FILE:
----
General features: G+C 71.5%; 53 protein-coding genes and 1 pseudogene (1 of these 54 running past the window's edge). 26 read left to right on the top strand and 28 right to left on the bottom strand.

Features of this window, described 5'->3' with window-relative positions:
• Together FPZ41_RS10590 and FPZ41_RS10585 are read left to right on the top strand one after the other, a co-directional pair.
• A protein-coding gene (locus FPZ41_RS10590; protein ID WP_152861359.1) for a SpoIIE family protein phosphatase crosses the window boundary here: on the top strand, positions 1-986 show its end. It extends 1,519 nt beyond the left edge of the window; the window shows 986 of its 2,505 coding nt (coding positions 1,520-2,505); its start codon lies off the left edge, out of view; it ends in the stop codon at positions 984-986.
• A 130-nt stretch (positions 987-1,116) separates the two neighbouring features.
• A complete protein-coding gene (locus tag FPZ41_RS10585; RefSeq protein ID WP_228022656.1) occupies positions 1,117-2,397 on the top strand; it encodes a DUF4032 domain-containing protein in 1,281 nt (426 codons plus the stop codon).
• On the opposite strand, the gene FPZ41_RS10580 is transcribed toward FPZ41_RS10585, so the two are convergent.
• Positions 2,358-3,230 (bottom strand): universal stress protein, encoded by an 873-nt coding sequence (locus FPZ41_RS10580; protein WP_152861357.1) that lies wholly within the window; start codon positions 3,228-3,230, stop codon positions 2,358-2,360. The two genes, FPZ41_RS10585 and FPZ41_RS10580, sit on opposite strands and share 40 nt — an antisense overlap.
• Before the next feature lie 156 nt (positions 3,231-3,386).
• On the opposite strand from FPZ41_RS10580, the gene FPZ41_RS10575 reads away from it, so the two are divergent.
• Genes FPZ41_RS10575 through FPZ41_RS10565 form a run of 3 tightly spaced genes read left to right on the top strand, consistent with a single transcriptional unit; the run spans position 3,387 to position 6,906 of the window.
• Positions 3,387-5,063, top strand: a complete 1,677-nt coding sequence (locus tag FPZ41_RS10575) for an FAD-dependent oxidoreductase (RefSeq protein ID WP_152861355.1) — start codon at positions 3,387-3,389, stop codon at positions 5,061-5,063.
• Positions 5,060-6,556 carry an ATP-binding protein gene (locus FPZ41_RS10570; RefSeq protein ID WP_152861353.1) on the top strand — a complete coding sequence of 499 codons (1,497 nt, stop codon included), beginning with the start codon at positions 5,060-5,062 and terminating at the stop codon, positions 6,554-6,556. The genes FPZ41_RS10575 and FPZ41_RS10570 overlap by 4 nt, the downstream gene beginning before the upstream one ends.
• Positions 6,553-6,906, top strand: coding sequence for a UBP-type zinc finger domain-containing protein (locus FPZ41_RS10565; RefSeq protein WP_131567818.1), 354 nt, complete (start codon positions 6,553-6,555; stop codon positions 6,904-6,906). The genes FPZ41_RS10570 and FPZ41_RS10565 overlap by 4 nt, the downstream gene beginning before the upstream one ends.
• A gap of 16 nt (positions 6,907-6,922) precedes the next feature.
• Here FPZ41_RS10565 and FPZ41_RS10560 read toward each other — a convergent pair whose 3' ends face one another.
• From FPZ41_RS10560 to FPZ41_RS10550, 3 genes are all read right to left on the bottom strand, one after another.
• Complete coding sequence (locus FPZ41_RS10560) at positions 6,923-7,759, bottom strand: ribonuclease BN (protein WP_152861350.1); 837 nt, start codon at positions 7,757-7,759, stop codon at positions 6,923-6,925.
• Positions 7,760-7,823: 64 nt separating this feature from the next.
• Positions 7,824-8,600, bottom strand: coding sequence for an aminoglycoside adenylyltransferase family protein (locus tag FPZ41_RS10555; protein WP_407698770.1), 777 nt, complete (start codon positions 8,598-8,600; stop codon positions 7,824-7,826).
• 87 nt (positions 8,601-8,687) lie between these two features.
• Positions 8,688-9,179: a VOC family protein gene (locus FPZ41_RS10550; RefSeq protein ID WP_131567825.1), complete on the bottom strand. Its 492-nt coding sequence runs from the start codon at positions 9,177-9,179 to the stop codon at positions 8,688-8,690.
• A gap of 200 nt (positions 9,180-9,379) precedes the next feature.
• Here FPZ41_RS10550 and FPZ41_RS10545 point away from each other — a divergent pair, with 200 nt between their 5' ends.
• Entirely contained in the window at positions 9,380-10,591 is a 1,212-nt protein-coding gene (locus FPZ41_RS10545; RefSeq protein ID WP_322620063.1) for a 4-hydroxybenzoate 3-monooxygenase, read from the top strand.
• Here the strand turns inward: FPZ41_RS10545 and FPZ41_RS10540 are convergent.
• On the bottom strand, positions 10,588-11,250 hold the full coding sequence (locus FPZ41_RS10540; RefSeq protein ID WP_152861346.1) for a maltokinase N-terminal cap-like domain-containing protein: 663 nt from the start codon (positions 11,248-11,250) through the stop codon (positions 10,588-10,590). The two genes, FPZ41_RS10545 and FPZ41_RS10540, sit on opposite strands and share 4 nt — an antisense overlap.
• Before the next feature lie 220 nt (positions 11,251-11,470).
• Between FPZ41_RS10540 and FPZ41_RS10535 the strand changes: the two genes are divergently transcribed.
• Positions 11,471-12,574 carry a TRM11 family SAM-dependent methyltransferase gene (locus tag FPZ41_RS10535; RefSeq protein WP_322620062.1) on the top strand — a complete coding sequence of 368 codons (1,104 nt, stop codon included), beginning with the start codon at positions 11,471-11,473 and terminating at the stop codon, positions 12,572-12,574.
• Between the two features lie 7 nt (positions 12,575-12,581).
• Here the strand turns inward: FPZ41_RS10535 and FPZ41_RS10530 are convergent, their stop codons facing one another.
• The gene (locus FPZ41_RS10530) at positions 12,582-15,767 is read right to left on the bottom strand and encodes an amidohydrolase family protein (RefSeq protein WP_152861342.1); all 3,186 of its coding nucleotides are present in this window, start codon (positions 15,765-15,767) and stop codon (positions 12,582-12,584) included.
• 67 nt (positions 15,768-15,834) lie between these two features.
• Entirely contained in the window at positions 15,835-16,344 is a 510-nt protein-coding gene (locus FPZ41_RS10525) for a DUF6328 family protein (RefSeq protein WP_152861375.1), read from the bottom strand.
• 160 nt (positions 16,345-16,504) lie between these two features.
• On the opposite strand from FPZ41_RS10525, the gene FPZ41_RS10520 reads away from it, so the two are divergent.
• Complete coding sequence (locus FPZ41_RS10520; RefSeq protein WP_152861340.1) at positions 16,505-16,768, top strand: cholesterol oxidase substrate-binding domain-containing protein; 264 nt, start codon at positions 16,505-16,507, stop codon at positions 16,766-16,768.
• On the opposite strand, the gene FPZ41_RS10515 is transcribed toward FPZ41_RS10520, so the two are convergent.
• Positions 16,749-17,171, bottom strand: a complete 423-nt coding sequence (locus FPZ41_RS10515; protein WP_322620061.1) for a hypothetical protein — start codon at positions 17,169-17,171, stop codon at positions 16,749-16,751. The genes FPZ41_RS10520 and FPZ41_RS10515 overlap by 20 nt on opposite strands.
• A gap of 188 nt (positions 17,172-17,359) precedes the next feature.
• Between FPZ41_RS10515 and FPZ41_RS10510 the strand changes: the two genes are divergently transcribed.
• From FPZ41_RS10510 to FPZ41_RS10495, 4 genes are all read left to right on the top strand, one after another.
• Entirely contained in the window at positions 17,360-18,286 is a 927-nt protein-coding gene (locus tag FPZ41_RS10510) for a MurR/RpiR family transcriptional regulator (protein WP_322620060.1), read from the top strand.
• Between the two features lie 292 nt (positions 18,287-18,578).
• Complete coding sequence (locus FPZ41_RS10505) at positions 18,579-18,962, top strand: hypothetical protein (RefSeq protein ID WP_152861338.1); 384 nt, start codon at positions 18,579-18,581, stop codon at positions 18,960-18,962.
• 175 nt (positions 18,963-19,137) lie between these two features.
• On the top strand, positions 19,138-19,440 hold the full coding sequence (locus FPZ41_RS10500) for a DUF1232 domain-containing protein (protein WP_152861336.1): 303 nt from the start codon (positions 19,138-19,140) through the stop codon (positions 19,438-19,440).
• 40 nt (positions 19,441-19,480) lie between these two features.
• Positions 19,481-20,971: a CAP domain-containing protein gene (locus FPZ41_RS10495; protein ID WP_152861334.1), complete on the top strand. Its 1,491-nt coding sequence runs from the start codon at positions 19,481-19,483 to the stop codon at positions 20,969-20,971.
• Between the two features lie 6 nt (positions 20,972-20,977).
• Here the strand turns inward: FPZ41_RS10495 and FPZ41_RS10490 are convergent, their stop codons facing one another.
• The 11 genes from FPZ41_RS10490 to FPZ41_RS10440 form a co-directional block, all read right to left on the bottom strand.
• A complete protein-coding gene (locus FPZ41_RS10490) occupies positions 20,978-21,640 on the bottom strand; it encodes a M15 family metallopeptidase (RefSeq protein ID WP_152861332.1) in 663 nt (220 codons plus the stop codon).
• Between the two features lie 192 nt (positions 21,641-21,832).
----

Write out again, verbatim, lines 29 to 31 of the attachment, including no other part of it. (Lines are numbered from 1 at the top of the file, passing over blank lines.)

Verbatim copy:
• Between FPZ41_RS10540 and FPZ41_RS10535 the strand changes: the two genes are divergently transcribed.
• Positions 11,471-12,574 carry a TRM11 family SAM-dependent methyltransferase gene (locus tag FPZ41_RS10535; RefSeq protein WP_322620062.1) on the top strand — a complete coding sequence of 368 codons (1,104 nt, stop codon included), beginning with the start codon at positions 11,471-11,473 and terminating at the stop codon, positions 12,572-12,574.
• Between the two features lie 7 nt (positions 12,575-12,581).